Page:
While Axe watches a deal collapse, Chuck lands the biggest win of his career

By Kyle Fowle
March 26, 2017 at 11:00 PM EDT
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Credit: Mark Schafer/Showtime
S2 E6

Despite the occasional face-off between Bobby Axelrod and Chuck Rhoades, the first half of Billions‘ second season has largely been about the subtle ways the two egotistical men use to get one over on each other. Axe has been throwing lawsuits at Chuck while trying to woo Wendy back to Axe Capital, and in return, Chuck has been doing everything he can to take down Lawrence Boyd, hoping to send a signal to everyone in the hedge fund business that the Southern District’s Chuck Rhoades is no slouch. He’s here to make a name for himself, and maybe save his marriage in the process.

If the goal of arresting Lawrence Boyd last week was to make the man see his demise clearly, mission accomplished. As “Indian Four” kicks off, Boyd is out on a $5 million bail, and he is absolutely shaken. He doesn’t see a way forward, a way to beat Rhoades. With an audio recording and a flipped employee acting as a witness, he’s done. Axe isn’t so sure. He knows there’s still one play, the one Boyd turned down before: having the shady, creepy Hall step in and do what needs to be done.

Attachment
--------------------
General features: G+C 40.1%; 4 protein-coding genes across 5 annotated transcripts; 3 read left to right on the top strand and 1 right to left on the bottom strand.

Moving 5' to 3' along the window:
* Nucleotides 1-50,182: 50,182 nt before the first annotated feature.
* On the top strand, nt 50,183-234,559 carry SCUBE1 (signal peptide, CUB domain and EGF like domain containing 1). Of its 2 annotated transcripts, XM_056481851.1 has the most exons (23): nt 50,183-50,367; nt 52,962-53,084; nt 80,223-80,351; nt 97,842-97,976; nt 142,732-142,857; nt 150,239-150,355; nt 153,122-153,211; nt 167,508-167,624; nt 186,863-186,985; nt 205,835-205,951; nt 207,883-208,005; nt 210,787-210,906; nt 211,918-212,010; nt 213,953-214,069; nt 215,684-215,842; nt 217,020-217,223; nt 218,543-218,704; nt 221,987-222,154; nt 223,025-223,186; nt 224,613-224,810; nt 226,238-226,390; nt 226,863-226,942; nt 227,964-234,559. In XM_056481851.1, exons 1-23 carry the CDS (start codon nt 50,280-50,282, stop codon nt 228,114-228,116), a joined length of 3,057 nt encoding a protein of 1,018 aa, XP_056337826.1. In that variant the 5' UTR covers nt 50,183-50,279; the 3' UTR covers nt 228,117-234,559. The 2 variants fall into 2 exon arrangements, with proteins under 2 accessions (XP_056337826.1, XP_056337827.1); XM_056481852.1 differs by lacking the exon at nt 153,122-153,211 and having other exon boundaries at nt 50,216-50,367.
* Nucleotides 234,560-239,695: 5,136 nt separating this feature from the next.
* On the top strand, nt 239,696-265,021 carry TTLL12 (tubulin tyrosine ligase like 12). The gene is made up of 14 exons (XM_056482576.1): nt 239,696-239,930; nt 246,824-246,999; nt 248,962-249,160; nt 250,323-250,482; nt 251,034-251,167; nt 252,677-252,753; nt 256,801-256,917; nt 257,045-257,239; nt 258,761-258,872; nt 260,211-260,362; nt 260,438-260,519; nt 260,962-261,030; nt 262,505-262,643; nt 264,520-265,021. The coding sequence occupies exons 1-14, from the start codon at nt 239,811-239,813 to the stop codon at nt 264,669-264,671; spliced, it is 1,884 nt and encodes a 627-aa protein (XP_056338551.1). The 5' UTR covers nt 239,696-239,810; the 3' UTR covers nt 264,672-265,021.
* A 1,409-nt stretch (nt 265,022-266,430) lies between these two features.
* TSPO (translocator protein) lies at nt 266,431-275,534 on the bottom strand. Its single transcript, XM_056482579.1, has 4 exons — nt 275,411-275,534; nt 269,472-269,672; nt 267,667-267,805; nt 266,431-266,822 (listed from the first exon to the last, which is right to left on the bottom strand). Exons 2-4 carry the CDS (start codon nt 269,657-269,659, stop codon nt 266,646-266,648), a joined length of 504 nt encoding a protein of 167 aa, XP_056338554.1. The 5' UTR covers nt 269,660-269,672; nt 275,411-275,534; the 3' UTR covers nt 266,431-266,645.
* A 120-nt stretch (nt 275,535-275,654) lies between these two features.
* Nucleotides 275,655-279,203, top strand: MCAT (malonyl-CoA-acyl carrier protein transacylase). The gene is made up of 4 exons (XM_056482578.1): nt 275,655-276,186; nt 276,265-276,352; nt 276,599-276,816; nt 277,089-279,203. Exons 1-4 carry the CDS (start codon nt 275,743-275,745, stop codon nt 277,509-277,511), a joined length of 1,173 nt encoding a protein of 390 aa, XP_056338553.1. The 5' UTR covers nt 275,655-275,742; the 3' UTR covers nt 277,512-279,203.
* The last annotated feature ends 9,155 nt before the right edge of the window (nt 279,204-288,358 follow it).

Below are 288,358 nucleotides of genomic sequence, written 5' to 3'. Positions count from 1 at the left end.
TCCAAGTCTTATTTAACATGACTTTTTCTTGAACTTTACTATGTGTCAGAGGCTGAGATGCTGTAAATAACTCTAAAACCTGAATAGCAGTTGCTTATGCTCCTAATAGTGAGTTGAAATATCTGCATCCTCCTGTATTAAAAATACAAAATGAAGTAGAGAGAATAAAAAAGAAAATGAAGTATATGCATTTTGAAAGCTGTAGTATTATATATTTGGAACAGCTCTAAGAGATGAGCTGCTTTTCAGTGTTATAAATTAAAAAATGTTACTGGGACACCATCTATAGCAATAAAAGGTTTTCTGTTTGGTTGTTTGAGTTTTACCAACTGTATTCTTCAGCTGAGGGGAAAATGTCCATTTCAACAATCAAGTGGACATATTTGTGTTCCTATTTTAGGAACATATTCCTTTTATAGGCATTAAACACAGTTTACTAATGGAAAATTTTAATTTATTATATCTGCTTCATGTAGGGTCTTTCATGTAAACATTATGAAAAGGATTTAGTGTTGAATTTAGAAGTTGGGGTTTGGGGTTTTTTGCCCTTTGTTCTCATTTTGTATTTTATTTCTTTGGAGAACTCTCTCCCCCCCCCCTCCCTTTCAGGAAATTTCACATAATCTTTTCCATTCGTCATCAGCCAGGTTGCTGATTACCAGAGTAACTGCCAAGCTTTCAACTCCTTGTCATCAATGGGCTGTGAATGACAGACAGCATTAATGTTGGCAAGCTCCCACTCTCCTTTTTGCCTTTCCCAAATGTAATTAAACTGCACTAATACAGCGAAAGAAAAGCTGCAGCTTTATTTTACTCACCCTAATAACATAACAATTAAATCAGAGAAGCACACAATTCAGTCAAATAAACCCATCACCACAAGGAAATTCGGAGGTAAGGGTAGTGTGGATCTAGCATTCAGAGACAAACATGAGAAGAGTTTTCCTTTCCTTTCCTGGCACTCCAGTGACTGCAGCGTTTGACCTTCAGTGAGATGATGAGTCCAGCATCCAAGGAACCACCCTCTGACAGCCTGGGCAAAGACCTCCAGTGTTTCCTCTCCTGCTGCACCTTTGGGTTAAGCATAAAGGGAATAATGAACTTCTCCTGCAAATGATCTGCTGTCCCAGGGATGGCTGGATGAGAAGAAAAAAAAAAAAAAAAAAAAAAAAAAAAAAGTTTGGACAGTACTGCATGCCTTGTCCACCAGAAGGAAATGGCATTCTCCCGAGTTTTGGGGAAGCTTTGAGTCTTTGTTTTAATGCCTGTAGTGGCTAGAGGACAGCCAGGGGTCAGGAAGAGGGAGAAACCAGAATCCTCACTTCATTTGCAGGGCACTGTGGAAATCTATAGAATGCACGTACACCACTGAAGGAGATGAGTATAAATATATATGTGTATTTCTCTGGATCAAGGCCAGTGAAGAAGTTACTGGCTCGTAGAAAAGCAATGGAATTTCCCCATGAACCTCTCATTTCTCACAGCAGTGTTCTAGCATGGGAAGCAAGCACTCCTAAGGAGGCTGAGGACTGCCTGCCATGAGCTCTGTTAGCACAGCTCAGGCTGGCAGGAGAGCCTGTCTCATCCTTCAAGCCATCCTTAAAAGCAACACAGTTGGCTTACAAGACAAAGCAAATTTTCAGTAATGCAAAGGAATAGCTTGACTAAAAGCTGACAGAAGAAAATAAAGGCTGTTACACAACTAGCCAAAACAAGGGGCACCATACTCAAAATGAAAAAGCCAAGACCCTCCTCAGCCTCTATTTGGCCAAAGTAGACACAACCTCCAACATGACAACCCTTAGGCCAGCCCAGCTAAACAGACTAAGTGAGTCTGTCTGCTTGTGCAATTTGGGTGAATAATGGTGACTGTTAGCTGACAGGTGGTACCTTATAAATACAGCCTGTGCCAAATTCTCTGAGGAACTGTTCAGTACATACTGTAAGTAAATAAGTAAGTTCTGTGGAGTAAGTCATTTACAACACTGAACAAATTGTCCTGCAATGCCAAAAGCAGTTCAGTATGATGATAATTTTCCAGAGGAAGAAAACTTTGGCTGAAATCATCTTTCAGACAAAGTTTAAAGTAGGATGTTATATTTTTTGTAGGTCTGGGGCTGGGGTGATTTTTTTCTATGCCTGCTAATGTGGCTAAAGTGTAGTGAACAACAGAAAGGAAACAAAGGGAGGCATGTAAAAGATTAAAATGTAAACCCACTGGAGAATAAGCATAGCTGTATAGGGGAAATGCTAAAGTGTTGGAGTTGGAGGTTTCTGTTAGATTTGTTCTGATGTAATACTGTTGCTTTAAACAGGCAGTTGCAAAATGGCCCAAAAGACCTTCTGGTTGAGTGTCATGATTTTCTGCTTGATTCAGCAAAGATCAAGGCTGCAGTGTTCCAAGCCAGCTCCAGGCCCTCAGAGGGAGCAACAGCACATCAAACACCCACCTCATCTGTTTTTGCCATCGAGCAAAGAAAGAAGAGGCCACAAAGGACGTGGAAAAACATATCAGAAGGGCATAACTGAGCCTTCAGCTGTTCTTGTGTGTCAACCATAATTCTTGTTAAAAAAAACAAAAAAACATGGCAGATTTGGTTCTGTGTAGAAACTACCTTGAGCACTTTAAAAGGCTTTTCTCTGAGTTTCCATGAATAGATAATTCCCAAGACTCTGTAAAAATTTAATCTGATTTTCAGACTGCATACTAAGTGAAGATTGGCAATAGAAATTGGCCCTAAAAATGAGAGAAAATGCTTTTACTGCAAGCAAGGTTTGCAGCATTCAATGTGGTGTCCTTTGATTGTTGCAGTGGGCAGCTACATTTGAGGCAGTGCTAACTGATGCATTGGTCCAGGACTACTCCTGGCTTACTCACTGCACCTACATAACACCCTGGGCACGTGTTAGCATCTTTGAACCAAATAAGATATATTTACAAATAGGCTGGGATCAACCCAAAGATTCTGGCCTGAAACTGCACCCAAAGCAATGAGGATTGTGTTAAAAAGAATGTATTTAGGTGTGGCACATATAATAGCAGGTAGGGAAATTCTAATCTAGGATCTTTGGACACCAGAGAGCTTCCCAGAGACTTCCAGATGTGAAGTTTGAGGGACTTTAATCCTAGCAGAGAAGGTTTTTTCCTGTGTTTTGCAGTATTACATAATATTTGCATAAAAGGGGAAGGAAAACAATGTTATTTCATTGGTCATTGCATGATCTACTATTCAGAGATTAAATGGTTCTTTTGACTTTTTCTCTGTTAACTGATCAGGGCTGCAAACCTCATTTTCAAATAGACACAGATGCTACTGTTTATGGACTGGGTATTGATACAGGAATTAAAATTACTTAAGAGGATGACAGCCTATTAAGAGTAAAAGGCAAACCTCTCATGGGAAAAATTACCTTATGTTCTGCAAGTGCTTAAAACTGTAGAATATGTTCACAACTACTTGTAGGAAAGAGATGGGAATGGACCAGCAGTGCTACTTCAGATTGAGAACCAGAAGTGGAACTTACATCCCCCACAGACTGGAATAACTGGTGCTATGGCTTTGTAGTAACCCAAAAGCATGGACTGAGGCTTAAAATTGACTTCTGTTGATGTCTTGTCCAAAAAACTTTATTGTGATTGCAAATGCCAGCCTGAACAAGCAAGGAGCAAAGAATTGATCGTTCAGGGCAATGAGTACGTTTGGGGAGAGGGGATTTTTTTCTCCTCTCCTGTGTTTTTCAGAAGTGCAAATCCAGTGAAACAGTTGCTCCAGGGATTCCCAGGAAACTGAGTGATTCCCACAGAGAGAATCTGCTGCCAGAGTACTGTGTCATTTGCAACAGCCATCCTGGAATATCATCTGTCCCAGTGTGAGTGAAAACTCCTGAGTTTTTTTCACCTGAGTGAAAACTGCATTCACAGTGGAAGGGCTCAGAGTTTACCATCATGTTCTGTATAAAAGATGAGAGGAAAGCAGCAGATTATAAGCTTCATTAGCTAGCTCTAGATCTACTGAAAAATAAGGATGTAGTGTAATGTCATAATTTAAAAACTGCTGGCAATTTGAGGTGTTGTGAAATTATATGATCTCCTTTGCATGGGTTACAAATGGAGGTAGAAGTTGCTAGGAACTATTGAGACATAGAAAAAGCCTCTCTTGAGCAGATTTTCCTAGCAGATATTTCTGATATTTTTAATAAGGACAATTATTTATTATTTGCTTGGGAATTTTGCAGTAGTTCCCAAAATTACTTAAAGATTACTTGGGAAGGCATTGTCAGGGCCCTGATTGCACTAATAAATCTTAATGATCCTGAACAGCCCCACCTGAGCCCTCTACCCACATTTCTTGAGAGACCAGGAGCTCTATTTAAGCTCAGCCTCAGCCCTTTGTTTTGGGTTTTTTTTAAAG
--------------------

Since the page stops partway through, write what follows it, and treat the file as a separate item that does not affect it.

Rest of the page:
So later, when Boyd heads outside for a sit in his sauna, Hall appears from the shadows like the hedge fund Grim Reaper. It’s delightfully cheesy, and a case of Billions being in on the joke of its own over-the-top nature. Hall tells Boyd to be prepared to make multiple payments of $2.5 million to flip the witness back — and from there, “Indian Four” becomes a tense cat-and-mouse game, with Chuck trying to nail Boyd down despite the dealings of Hall and Axe.

While all this is going on, Axe has to deal with his own problem. Namely, there’s a single holdout when it comes to the purchased land in Sandicot that’s meant to make way for a casino. A man named Hank Flagg owns 200 acres in the area, and he’s turned down the $1.5 million offer provided by the development company in which Axe has a stake. Flagg’s land is essential for completion of the project, as it’s meant to be used to build a highway access road. Axe, confident in his skills as a huckster, decides it’s time to pay the man a visit and see if he can’t convince him to make some sort of deal.